Category: Books

Facing The Challenge: Designing a BI Infrastructure With SQL 2008 (70-452)

On Monday, Feb 6th, I passed exam 70-452, Designing a Business Intelligence Infrastructure Using Microsoft SQL Server 2008. Hazzah. I am really excited about that, not because I get a shiny new MCITP certification, but because it validates how much I have learned. When I started working with SQL Server about 5 years ago, I started down the DBA track, even earning an MCITP in the SQL Server 2005 DBA track. It was not too long after that when I determined that Business Intelligence was where I really wanted to hang my career hat.

This post isn’t really about that, though. I have a process that I use to learn the material. I then use the exams to measure that learning. The process I have has worked pretty well. Actually, I am 6 for 6 when I commit to this process. Since it seems to work really well for me, I thought I would share it in case it may help someone else as well.

Typically, I like to use the Microsoft Press Self-Paced exam guides. I find them to be a great starting point and cover the key areas of the technology in question. In the case of exam 70-452, as of the time of this writing, there is not a Microsoft Press exam guide for that exam. Therefore, I instead chose Delivering Business Intelligence with Microsoft SQL Server 2008 by Brian Larson. I found it to be a great base for my prep for 70-452. In areas where I felt I needed to go deeper, I turned to Books Online.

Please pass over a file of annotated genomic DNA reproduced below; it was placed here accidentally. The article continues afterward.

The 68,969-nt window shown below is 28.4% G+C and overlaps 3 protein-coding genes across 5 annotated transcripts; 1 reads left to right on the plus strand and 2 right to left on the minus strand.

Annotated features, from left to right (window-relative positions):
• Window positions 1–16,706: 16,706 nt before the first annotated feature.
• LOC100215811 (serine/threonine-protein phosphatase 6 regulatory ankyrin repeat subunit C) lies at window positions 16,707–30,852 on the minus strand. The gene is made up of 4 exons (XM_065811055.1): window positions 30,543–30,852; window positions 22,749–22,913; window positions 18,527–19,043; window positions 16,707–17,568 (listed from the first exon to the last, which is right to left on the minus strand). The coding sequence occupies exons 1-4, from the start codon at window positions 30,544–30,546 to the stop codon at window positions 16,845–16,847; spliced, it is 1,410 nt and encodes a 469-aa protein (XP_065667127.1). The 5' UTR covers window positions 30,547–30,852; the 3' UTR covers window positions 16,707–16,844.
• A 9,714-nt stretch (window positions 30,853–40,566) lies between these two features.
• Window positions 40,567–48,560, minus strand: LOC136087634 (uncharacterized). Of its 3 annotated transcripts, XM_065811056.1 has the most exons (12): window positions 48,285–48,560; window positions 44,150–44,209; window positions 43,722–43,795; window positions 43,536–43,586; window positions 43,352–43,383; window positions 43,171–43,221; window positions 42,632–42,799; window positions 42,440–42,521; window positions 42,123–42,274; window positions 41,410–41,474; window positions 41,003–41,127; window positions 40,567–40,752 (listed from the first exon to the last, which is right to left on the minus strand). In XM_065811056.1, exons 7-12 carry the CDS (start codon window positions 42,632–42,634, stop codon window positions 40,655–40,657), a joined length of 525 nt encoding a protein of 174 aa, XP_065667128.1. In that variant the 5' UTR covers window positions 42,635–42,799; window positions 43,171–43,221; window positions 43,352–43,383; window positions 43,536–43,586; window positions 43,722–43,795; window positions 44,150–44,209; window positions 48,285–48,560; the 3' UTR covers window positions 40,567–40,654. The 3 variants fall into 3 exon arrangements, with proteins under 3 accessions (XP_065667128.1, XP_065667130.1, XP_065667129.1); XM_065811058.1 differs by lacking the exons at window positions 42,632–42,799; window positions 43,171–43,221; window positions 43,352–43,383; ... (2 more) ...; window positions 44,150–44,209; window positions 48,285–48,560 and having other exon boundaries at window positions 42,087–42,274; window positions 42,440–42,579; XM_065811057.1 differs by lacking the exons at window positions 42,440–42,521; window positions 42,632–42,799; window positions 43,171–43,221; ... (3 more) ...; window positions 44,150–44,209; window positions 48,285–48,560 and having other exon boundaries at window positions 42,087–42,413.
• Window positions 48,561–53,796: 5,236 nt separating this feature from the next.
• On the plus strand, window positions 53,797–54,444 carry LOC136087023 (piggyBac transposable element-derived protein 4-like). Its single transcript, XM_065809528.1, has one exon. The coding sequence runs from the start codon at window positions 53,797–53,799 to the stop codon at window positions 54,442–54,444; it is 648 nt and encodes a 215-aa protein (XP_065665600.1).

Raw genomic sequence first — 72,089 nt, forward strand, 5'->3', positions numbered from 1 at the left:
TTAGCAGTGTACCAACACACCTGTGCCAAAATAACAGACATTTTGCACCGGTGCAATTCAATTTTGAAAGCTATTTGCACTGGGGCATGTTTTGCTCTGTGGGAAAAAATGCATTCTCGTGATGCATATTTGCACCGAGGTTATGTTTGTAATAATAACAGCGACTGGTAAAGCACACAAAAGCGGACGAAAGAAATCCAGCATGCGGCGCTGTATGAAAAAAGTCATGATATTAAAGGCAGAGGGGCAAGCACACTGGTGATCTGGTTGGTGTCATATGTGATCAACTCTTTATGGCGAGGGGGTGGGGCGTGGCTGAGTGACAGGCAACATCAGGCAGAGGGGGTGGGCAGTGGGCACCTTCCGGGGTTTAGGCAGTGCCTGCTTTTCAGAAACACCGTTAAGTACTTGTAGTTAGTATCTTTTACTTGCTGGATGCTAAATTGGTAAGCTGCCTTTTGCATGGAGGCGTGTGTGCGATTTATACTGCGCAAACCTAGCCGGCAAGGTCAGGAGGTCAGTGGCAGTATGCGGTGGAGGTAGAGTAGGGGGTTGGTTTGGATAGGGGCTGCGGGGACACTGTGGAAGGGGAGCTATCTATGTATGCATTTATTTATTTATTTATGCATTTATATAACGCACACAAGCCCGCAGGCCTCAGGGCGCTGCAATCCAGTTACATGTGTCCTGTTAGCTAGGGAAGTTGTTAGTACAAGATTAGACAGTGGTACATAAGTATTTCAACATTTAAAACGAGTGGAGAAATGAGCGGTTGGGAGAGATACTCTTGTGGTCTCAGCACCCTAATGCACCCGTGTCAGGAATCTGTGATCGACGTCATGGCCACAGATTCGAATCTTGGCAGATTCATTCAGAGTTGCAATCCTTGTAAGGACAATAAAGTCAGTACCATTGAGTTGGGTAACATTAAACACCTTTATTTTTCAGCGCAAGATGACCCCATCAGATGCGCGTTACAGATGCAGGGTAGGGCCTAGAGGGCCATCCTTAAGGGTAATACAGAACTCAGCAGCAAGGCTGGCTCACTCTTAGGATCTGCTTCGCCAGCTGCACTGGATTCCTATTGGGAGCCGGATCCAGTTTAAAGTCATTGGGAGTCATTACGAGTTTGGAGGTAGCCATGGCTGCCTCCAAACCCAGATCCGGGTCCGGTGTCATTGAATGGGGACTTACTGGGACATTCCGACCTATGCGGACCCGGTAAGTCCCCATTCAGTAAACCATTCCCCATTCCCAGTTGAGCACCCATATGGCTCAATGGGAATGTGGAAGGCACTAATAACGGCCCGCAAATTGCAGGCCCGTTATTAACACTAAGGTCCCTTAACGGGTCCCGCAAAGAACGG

My process consists of a few key steps.

1. I go through the text taking notes on the details of each topic. I make sure to make my notes in my own words and avoid taking anything word for word from the text. This helps a lot in that I must process the information more than once as I go.

2. The books I have used have all featured do-it-yourself style exercises during which you put what you learned into practice. I find this really valuable to gain at least some experience, particularly with skills I have never used in real life.

3. I read through the notes several times over, just like studying for test back in school.

It does not seem like much and certainly is not very elaborate. There are no tesla coils involved or anything. But sometimes it is the simple things people overlook.

Since I titled this post “Facing The Challenge,” I figured I should also show some of the faces I used during the process outline above.

 Confusion. Some of the content was confusing at first.










 Determination. I knew I had to commit myself to understanding all the concepts.










 Realization. Ah. NOW I get it.










 Blue Steel.










 Satisfaction. I passed. I dun learned something.










Well, there you have it.

What I’m Reading: Crucial Confrontations

Crucial Confrontations: Tools for talking about broken promises, violated expectations, and bad behavior

I don’t pay much attention to claims from books about how to make your life better in 87 pages or anything like that. Nor do I feel that if I had voted for Pedro, all my wildest dreams would have come true. And I find it highly unlikely that a book titled “How To Make $28,000 Per Second Just By Blinking” could possibly have any value. However, on the back cover of Crucial Confrontations is a claim that I can support:

“Whether it’s a broken promise, violated expectation, or just plain bad behavior, Crucial Confrontations teaches you skills for enhancing accountability, execution, and resolution.”

If you deal with human beings at all, then I highly recommend reading this book. It has been making the rounds at Digineer, the Twin Cities based consulting firm I work for and adore. I am only a little over half-way through this book and I can tell you that I have learned a ton already. I will go through a few of the key points I have picked up on here.

Before we get too far, let’s define what a crucial confrontation is (according to the authors):